The mother of a Winston-Salem man stabbed to death said Monday that she has forgiven her son’s attacker.

Marcus Teo Covington, 39, of the 400 block of Mason Street was stabbed Sunday morning at a home at 908 Ferrell Ave., off New Walkertown Road, Winston-Salem police said. Covington later died at Wake Forest Baptist Medical Center.

“I talked to my Lord, and I forgave him last night,” said Marcus’ mother, Fannie Covington Burns. “He (the killer) didn’t know how many people would be affected by his actions.”

Officers found Covington at the Ferrell Avenue home after they received a report of a stabbing there at 5:20 a.m., police said.

Investigators say they have leads in Covington’s death, but no arrests have been made, police Lt. Steven Tollie said. Several individuals were at the house when the stabbing occurred, Tollie said.

Covington went to the home on Ferrell Avenue to attend a party “with a large gathering of people,” Tollie said. Investigators are awaiting the results of an autopsy on Covington, which will be conducted today at Wake Forest Baptist.

Covington served 10½ years in prison after he pleaded guilty in March 1995 to second-degree murder and armed robbery in the death of Thomas Levern Rapley, according to records with the N.C. Department of Corrections.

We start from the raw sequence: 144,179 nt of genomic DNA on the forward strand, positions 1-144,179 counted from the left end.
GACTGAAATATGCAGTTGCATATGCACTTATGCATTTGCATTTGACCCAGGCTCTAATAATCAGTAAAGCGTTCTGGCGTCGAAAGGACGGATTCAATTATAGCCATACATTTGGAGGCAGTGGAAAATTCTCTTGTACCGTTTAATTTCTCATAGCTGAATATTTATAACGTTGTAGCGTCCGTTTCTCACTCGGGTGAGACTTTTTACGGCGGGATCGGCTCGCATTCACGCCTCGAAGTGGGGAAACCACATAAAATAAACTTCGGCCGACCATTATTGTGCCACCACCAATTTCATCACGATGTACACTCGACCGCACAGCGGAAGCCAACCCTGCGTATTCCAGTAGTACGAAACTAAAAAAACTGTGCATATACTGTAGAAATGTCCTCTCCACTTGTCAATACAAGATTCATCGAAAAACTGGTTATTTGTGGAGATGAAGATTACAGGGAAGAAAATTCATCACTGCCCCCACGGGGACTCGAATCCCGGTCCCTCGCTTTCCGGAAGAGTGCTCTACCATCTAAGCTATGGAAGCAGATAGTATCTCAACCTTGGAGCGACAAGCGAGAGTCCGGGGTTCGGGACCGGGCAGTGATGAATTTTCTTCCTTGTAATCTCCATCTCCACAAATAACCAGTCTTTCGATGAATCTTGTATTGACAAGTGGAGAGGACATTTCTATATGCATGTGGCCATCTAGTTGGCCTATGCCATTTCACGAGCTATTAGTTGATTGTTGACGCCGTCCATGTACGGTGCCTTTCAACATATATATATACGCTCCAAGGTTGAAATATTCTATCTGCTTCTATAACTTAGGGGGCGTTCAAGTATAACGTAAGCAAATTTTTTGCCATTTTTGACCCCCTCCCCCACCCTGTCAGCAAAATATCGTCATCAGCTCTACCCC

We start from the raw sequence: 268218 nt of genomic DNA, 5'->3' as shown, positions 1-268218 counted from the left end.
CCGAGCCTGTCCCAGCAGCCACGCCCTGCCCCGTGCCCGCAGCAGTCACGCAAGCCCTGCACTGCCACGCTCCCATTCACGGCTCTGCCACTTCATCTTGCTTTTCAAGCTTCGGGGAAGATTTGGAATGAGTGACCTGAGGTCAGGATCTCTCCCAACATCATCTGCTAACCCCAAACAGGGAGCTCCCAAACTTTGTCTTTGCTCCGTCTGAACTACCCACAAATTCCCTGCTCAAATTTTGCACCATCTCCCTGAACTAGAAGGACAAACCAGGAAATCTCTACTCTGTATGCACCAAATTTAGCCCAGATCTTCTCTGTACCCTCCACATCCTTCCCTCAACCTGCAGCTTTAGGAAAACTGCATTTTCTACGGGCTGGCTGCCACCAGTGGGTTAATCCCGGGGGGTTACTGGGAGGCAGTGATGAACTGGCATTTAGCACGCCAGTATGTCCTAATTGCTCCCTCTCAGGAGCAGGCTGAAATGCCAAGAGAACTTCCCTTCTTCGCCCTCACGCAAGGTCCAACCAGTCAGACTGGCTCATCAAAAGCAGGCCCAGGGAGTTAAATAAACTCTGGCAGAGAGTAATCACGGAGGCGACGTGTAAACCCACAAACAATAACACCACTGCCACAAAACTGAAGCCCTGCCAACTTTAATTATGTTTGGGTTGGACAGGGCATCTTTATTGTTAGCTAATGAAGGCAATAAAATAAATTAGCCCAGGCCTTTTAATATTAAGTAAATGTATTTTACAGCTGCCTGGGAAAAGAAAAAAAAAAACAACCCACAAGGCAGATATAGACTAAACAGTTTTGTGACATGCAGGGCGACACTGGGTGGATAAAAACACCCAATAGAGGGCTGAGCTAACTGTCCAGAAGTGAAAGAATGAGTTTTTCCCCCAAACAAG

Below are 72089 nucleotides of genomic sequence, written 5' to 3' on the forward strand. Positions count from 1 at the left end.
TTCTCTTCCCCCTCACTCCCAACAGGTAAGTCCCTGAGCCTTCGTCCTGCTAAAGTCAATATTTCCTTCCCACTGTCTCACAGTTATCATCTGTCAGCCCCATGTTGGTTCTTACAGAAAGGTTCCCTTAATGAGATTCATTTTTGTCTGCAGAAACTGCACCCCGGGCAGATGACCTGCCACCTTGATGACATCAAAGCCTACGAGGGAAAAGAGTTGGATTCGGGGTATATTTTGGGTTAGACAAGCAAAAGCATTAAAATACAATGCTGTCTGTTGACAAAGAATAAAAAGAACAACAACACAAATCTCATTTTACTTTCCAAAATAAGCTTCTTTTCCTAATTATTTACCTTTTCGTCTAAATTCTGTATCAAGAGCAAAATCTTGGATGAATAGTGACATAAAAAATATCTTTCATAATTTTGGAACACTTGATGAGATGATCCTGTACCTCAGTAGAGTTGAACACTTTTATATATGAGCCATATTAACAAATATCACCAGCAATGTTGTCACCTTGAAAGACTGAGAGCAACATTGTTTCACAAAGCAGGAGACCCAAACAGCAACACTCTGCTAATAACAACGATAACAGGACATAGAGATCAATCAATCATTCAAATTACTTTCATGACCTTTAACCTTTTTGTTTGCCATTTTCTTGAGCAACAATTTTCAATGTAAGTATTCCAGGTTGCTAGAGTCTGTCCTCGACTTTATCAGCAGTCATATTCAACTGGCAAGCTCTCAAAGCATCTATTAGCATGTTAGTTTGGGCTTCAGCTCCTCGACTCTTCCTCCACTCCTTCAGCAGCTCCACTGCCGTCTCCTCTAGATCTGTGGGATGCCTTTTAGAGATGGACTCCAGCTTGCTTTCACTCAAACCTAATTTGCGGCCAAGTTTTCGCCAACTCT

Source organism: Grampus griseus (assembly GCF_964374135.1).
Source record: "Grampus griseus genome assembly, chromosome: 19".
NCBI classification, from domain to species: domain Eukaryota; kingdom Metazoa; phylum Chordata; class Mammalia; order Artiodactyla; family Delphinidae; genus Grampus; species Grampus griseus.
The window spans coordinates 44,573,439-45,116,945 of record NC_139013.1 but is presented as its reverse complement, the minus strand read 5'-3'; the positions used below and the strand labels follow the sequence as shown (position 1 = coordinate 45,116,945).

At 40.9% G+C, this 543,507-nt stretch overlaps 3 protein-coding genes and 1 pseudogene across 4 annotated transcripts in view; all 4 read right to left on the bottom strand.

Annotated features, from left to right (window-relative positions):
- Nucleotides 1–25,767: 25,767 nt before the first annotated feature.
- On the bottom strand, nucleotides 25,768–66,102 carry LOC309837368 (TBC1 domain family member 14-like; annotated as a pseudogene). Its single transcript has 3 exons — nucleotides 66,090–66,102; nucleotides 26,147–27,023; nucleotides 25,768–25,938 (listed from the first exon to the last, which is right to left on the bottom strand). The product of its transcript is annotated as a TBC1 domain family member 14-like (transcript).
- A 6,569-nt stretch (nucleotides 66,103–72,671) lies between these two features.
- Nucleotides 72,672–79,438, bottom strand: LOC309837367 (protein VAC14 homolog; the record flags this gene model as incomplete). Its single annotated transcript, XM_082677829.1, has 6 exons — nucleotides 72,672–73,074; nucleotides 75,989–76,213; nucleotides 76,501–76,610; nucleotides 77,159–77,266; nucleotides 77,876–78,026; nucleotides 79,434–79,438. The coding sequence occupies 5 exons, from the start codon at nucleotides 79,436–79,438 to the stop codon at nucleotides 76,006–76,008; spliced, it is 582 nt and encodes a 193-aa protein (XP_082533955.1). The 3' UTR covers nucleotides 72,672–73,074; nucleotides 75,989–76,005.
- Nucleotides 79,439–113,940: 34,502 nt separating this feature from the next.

Covington, who was 19 at the time, was one of three men convicted in Rapley’s death.

“Our hearts still mourn for Mr. Rapley,” said Keysa Covington Jordan, Marcus Covington’s sister. “Our prayers are with his family to this day. It was a difficult time for both families.”

Tollie said there is no indication that Covington’s murder conviction is related to his stabbing death.

Covington’s mother said that her son was a good person who loved his family and friends. He has a 20-year-old daughter who lives in Winston-Salem, Jordan said.

Covington was disabled as he suffered from asthma during his life, his relatives said. He followed the Baptist faith and attended church with friends. Covington attended Independence High School in the early 1990s, said Theo Helm, a spokesman for the Winston-Salem/Forsyth County Schools.

“Throughout his life, he was well liked and loved by everyone who knew him,” Burns said. “It’s a hard thing for a mother to bury her child.”

Burns said she last spoke to her son Saturday when he asked her to bring him a plate of food from a North Forsyth High School graduation cookout that she and her relatives later attended at Miller Park.

“He was my child,” Burns said as she cried. “Why did someone do him like that?”

jhinton@wsjournal.com (336)727-7299

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